My team one was in the kitchen helping get breakfast ready. I was in charge of toast, running bread through the conveyor belt toaster. I must say that I took to it readily. Everyone had toast who wanted it.
After breakfast was the first Wisdom of the Elders talk from Ted. My notes form that morning are a little sketchy and quickly written, but he talked about Ceremony being very important to the people, as that was how the instructions on how to live were passed down. The Wisdom Keepers, who encouraged their people to listen to the knowledge and follow the sacred ways. One of the elders, when confronted with those who wanted to change his religion said that all of nature was his church and that they were all a part of it. That they lived and slept in their church and walked on their sacred paths all day, every day.
Ted also introduced us to the old wisdom of Mitakuye Oyasin, which means 'we are all related'. That everything is related. Rocks, trees, animals, humans. We are all interconnected and can live easily if we take care of each other.
He reminded us again to slow down and listen. And today we would have ample time for that.
After a brief history lesson, we piled into the bus and a van to head for Wounded Knee. It was a short drive and soon we were climbing the hill to the cemetery.
Dakota Highhawk joined us just outside of the cemetery to tell us the history of Wounded Knee. He is a descendant of Big Foot, Red Cloud, and the Highhawk listed on the monument in the cemetery. After his talk, he opened the cemetery to us, and I went to talk to him a little more. He spoke of some of the atrocities perpetrated by the 7th Cavalry that day and said that it was motivated by revenge for Custer's death.
I walked the cemetery first and noticed the plethora of people far too young to be in a graveyard. I walked around the mass grave site of the massacre victims and thought about the women and kids that were indiscriminately slaughtered, then piled in there, a few of them still alive but seriously wounded. I saw the grave of Lost Bird, a baby found on the "battlefield" in her dead mother's arms, and the raised by General Colby to be a trophy to be shown off. She would kill herself 28 years later. I wondered what happened to the three other babies found on the plains after that day.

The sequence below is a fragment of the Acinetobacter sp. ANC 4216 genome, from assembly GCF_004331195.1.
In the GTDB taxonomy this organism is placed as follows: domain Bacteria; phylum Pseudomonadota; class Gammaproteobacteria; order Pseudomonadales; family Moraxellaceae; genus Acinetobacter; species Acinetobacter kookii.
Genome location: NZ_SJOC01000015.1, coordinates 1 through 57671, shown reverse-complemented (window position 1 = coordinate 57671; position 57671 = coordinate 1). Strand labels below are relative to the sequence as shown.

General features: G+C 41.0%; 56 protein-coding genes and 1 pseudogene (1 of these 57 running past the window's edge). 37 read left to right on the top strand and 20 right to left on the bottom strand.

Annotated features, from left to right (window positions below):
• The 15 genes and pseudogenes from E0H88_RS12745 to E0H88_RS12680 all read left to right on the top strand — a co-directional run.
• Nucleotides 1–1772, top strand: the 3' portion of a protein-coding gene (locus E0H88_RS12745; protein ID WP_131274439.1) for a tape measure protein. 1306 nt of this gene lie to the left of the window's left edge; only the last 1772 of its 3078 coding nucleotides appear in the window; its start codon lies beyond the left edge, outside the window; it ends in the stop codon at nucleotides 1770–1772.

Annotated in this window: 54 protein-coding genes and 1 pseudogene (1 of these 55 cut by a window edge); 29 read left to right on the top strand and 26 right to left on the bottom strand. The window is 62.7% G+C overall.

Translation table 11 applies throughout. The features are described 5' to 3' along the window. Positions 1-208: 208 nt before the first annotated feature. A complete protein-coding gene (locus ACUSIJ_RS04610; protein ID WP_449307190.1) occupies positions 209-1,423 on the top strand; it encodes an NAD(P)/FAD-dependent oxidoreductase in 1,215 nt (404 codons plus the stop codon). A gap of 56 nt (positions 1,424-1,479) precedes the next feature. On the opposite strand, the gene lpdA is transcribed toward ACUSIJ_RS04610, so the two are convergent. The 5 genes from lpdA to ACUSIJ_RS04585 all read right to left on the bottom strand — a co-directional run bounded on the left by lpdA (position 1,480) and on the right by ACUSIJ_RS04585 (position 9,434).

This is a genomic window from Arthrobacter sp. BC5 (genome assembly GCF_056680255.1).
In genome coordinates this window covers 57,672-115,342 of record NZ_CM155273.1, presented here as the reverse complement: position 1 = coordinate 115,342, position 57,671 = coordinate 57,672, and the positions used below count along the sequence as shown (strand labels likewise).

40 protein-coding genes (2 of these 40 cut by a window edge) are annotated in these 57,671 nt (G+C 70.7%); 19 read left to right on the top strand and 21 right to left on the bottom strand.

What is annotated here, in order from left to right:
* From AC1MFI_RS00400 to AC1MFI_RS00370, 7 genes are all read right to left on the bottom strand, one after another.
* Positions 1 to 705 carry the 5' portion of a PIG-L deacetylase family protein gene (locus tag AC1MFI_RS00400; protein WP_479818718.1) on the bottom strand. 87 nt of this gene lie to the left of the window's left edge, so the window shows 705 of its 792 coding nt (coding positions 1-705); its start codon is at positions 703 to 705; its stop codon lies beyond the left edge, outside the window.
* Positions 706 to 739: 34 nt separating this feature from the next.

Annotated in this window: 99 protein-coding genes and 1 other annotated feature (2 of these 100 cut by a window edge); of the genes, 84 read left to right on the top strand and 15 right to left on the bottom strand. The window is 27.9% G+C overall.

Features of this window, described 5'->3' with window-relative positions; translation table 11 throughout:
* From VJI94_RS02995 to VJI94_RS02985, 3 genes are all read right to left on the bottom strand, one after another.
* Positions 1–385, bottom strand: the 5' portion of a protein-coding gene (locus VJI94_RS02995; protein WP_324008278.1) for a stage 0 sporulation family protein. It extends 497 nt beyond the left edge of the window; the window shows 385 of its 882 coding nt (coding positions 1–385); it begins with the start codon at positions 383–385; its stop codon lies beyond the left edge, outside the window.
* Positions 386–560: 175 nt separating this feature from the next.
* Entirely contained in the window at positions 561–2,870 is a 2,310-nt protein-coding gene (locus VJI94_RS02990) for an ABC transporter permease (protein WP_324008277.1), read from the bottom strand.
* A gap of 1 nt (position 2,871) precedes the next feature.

Then I walked the ravines where the women and children tried to escape while the men used their bodies as human shields to try to give them time to get away. They were chased for two hours. Hunted down and executed. Some children that were hiding were told to come out and that they would be safe. When they emerged, they were slaughtered.
I've been to battlefields before, where two sides fought each other for one reason or another. But this was my first visit to a massacre site. It was no battle. The 7th had Hotchkiss cannons. They had disarmed the Indians. Even with the few guns that the Sioux had hidden, there was no tactical reason whatsoever to fight here.
I had read in many history books the accounts of soldiers who had been drinking through the night before that day. There was every evidence that most of the wounds and fatalities suffered by the 7th that day were the results of friendly fire.
As I climbed from the ravines, I met Curt, a local who was selling some beadwork and other things. He and I got to talking and he told me that this was a revenge killing of unbelievable cruelty. The families of survivors had passed down the stories, and he told me now of soldiers tossing babies into the air to use for "skeet" shooting. Of genitals being cut off and used as trophies. Of people trying to surrender and being shot for their troubles. And the white soldiers had the gall to call the Indians "savages".
Later, twenty Congressional Medals of Honor were conferred on soldiers from that massacre. This is a disgrace to the Sioux and a disgrace to any current or prior service military that know what those medals are usually given for. There are petitions to be signed trying to revoke these medals. You can find them if you look. But I would encourage you to visit Wounded Knee. Talk to the locals. The descendants of those killed there. Ask them what you can do. You may be surprised at the answers.
If you can't find a petition or don't want to visit the site. Then just write your government officials and ask them if they have gone there, and what can be done to restore honor to the CMOH, the Sioux and help the healing that still needs to happen there.
It was a very powerful place. Lots of sadness there, but lots of beauty as well. I'll return again.